KLM, First Commercial Biofuel Flight

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A Boeing 737-800 carrying 171 passengers out of Amsterdam for Paris Wednesday moved KLM to say it was "the first airline in the world" to operate a commercial flight on biokerosene (a used cooking oil, Jet-A mix), with more to come. KLM said that by September 2011, it will begin 200 more flights, flying the same route, and using the same 50-50 blend of fuel. Details regarding regulatory issues are not yet clear. The biofuel portion of the fuel mixture that KLM used for this latest flight was not derived from the camonila or jatropha plants. (The plants have earned attention for their high oil content and low agricultural impact.) KLM used a cooking-oil-based fuel produced by Dynamic Fuels, a joint venture between Syntroleum and Tyson Foods.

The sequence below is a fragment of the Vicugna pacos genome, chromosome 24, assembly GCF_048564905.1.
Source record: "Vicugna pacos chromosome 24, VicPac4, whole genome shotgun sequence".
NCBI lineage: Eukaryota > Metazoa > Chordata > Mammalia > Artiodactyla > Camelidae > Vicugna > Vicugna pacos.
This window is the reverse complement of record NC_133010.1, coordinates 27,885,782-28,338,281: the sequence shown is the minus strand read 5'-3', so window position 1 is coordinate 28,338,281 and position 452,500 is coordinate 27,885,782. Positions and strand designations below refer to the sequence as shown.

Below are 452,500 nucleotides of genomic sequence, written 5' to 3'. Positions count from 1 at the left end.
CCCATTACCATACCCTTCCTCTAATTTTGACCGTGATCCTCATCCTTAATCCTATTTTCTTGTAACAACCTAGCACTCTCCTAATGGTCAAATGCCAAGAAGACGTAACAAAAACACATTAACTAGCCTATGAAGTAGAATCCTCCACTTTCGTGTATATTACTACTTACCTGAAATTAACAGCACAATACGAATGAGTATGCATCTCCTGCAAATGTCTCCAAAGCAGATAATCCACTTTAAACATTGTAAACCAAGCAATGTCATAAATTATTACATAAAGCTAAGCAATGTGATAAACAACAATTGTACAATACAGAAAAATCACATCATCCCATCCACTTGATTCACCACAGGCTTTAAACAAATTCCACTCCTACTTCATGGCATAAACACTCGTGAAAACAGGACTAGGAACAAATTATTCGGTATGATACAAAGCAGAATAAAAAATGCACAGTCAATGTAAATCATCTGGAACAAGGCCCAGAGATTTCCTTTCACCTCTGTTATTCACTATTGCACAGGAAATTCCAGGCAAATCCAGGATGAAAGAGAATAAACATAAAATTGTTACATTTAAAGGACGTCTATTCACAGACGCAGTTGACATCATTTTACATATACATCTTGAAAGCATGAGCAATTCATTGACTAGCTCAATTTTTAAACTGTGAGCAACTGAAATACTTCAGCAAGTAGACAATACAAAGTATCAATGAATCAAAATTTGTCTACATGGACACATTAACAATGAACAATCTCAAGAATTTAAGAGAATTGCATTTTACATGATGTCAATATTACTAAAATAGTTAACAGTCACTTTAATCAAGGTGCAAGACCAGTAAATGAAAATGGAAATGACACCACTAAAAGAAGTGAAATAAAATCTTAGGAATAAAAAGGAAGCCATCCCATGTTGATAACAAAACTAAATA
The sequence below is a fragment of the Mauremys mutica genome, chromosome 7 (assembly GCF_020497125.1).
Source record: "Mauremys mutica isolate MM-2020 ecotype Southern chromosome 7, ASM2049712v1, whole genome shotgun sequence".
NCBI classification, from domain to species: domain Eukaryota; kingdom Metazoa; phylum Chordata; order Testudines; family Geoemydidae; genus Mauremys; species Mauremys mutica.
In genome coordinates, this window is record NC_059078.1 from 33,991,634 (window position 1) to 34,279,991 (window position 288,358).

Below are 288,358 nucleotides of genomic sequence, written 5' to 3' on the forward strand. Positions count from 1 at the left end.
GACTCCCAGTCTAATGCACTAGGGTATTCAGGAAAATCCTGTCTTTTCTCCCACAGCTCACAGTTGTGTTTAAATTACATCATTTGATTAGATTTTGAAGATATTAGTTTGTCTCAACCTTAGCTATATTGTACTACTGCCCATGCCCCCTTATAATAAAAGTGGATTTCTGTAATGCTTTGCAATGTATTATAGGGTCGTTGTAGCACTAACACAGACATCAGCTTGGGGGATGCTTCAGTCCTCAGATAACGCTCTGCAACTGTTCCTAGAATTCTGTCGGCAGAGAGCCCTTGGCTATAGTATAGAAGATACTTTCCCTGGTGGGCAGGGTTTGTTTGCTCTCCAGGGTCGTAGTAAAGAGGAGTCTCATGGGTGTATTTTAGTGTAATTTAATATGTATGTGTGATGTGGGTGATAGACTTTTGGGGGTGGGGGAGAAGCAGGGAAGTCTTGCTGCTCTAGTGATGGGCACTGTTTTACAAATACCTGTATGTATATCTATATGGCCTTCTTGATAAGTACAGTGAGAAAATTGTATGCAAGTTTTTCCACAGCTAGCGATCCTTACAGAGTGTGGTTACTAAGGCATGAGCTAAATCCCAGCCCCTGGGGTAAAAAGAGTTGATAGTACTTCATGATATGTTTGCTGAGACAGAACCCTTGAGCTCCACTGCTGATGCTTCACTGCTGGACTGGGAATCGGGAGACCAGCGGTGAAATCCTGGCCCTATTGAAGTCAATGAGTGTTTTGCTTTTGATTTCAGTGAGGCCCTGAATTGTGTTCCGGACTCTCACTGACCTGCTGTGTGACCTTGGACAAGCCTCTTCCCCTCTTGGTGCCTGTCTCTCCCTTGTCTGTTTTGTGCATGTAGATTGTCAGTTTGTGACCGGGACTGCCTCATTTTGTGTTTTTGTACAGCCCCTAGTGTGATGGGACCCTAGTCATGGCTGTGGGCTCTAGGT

KLM's biokerosene was created from non-food-grade animal fat supplied as a byproduct of Tyson Food's meat processing plants. That product was refined into biofuel by Dynamic Fuel at that company's facility in Louisiana. KLM first made a biofuel-powered flight roughly 18 months ago, taking forty VIPs on a 90-minute flight. That particular trip only fed the biofuel mix to one engine. Virgin Atlantic, British Airways and Continental have all flown commercial airliners fueled, at least in part, with biofuels. European airlines are particularly motivated to find a fossil-fuel alternative due to a limit set by the European Union. That limit calls for airlines to cut their carbon emissions by 3 percent in 2012. The flights show progress for biofuels, but according to KLM managing director Camiel Eurlings, "The costs of biofuels need to come down substantially and permanently." Said Eurlings, "This can be achieved through innovation, collaboration and the right legislation that stimulates biofuel in the airline industry, but with an eye on honest competition."